Additional documents:


The Head of Internal Audit introduced the item. The report provided an update on activity between April and October 2018. It was noted that work was advanced with 26 draft reports produced and over half the expected audit days had been delivered. There was a satisfactory assurance given based on work done to date.  It was explained that Priority 1 recommendations continue to be followed-up until they are all implemented and for other recommendations until they are at least 80% complete even where these are from previous years.


In response to Member questions, officers clarified:

·       Soft market testing was happening in advance of procurement of a new service to remove abandoned vehicles; and

·       A Pay & Display tender was imminent.

RESOVLED: the Committee resolved to note the content of the report.



Anti-Fraud Update Report pdf icon PDF 145 KB

This report details the performance of the Council’s Corporate Anti-Fraud Team (CAFT) and includes details of the team’s performance together with an update on developments during the period 1 April 2018 – 31 October 2018.


RESOLVED: the Committee resolved to:

1.     Note the Anti-Fraud activity of the Corporate Anti-Fraud Team for the period 1 April 2018 – 31 October 2018; and

2.     Approve the revised Anti-Fraud and Corruption Strategy.



Corporate Risk Register pdf icon PDF 66 KB

The report updates the General Purposes & Audit Committee Members on the corporate risk register (the register) as at December 2018.


Additional documents:


The Head of Risk introduced the item and noted that there had been no escalations or de-escalations since the report was last presented to the Committee.


RESOLVED: the Committee resolved to note the report.



Council Meeting Dates pdf icon PDF 63 KB

The report invites Members to consider for approval and noting respectively the proposed schedule of dates for Council and Cabinet Meetings for the Council year 2019/20.

Additional documents:


The item was introduced by the Senior Democratic Services Officer who highlighted the Council and Cabinet dates in July 2019 would be transposed. Also that the Cabinet meeting in December 2019 would be moved back a week.


RESOLVED: the Committee resolved to approve on behalf of Council the schedule of Full Council meeting dates for 2019/20 as detailed in the report.



Members' ICT Provision pdf icon PDF 88 KB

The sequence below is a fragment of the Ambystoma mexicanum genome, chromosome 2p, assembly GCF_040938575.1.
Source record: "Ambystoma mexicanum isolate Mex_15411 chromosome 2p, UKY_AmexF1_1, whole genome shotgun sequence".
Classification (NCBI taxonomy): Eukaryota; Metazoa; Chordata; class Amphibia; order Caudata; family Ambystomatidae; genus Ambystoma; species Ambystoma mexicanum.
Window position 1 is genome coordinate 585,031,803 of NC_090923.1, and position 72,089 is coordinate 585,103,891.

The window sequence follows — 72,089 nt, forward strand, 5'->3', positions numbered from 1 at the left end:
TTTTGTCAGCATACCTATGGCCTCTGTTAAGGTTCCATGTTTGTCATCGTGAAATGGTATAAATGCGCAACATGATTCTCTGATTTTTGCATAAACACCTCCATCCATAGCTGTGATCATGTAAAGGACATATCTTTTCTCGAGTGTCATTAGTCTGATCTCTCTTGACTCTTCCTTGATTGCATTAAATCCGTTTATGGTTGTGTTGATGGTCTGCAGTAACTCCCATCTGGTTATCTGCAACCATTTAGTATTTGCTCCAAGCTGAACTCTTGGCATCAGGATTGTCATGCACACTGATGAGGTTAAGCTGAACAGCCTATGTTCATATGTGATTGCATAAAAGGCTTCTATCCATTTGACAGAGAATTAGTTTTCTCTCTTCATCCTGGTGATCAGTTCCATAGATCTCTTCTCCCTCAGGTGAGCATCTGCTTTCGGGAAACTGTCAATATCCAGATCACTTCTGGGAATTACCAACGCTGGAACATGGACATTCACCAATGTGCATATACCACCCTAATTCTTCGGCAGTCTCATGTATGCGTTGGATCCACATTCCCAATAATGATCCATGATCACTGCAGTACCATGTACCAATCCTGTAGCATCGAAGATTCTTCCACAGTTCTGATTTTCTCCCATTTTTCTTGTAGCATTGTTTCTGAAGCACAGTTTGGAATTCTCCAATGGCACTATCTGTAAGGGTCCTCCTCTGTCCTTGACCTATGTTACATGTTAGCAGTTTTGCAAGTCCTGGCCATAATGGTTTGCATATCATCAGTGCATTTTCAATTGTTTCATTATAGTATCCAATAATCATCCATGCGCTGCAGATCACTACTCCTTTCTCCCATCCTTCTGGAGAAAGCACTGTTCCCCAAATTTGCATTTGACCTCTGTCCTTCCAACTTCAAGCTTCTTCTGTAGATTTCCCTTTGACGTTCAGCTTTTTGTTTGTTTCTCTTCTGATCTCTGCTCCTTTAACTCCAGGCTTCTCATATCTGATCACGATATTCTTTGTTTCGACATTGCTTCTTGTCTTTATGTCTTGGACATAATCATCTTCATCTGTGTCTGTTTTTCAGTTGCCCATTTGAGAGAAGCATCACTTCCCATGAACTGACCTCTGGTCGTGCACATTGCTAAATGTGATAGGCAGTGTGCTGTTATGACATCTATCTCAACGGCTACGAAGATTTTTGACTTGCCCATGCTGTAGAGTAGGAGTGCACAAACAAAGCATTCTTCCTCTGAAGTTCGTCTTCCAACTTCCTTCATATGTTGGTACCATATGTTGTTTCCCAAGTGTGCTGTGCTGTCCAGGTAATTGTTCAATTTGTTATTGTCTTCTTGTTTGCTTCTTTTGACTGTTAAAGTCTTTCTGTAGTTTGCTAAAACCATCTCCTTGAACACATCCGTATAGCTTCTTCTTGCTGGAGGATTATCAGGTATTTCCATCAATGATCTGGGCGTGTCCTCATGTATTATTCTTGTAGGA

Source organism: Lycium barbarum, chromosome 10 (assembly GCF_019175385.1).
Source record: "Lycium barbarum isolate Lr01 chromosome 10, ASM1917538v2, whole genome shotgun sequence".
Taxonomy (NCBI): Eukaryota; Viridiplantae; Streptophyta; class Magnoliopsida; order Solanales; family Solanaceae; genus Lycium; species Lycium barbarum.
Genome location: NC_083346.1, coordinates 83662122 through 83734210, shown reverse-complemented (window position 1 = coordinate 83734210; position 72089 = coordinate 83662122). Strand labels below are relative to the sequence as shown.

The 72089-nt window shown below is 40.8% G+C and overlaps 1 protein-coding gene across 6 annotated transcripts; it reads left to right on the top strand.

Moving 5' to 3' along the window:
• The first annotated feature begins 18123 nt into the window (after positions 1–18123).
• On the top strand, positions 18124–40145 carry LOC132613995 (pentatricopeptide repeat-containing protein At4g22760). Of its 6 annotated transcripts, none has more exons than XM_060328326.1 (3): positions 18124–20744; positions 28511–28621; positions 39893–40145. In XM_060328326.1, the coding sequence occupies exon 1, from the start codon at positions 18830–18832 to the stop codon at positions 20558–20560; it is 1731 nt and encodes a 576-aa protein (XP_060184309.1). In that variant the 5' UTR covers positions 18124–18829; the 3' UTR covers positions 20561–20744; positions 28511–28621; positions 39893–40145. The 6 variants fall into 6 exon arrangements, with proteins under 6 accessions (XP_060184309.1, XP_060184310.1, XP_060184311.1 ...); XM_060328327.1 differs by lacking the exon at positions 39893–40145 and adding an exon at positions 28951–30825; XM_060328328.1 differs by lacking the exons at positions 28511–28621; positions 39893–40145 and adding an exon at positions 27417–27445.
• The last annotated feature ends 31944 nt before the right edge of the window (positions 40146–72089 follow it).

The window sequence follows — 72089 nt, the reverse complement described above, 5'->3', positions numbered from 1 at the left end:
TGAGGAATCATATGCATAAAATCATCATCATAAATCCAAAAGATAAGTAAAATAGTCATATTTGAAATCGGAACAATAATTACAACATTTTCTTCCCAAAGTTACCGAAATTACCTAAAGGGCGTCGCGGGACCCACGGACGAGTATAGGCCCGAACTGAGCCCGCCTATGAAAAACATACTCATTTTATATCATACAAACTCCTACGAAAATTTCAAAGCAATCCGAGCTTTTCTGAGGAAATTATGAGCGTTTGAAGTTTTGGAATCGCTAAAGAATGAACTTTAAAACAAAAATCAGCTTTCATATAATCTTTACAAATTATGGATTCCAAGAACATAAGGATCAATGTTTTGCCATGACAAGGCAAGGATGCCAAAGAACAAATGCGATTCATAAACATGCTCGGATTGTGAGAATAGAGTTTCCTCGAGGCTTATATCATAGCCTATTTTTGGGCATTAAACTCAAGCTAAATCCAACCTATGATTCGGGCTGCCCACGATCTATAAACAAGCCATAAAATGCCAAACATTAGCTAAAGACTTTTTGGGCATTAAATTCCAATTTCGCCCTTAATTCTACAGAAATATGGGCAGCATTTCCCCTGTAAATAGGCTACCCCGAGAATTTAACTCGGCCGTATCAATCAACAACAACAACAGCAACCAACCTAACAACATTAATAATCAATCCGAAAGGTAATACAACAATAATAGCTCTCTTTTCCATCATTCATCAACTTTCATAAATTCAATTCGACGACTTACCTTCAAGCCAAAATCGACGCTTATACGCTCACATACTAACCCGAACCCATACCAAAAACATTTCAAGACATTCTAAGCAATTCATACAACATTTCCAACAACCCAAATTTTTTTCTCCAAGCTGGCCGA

This report details proposals to amend the Scheme of Members’ Allowances to make provision for allowance payments in relation to ICT costs.


Additional documents:


Cllr Simon Hall, the Cabinet Member for Finance and Resources, introduced the item and highlighted that the report and recommendations had resulted from cross party consultation. The recommendations recognised the importance of Member ICT equipment which is required to enable them to discharge their duties, would allow all Members to receive an £800 ICT allowance every four years and give newly elected Members parity with those who were re-elected and had already been in receipt of an ICT allowance. Representations had been received from Members from both parties regarding the need for an ICT upgrade in order to do their role. The allowance could be declined by Members who felt their equipment was sufficient. The ICT allowance would be subject to the same annual increase as all other aspects of the Scheme of Members’ Allowances (benchmarked against staff wage increases). It was also noted that the whole Scheme of Members’ Allowances would be reviewed in 2022. It had been agreed this would be an allowance as opposed to a reimbursement. It was noted this would be paid in December 2018.


RESOLVED: the Committee resolved to:

1.     Approve the adoption of the revised Scheme of Members’ Allowances detailed in Appendix A (with the amendment to remove the word ‘by-election’ from the description ‘Members newly elected in 2017’);

2.     Note in relation to these proposals, any adjustment to allowances will be by reference to the annual local government staff pay settlement as agreed in July 2018; and

3.     Authorise the Director of Law and Governance to comply with the necessary statutory publicity requirements arising from the approval of revised Scheme of Members’ Allowances.



Exclusion of Public and Press

The following motion is to be moved and seconded where it is proposed to exclude the press and public from the remainder of a meeting:


“That, under Section 100A(4) of the Local Government Act, 1972, the press and public be excluded from the meeting for the following items of business on the grounds that it involves the likely disclosure of exempt information falling within those paragraphs indicated in Part 1 of Schedule 12A of the Local Government Act 1972, as amended.”



There was no requirement for this item.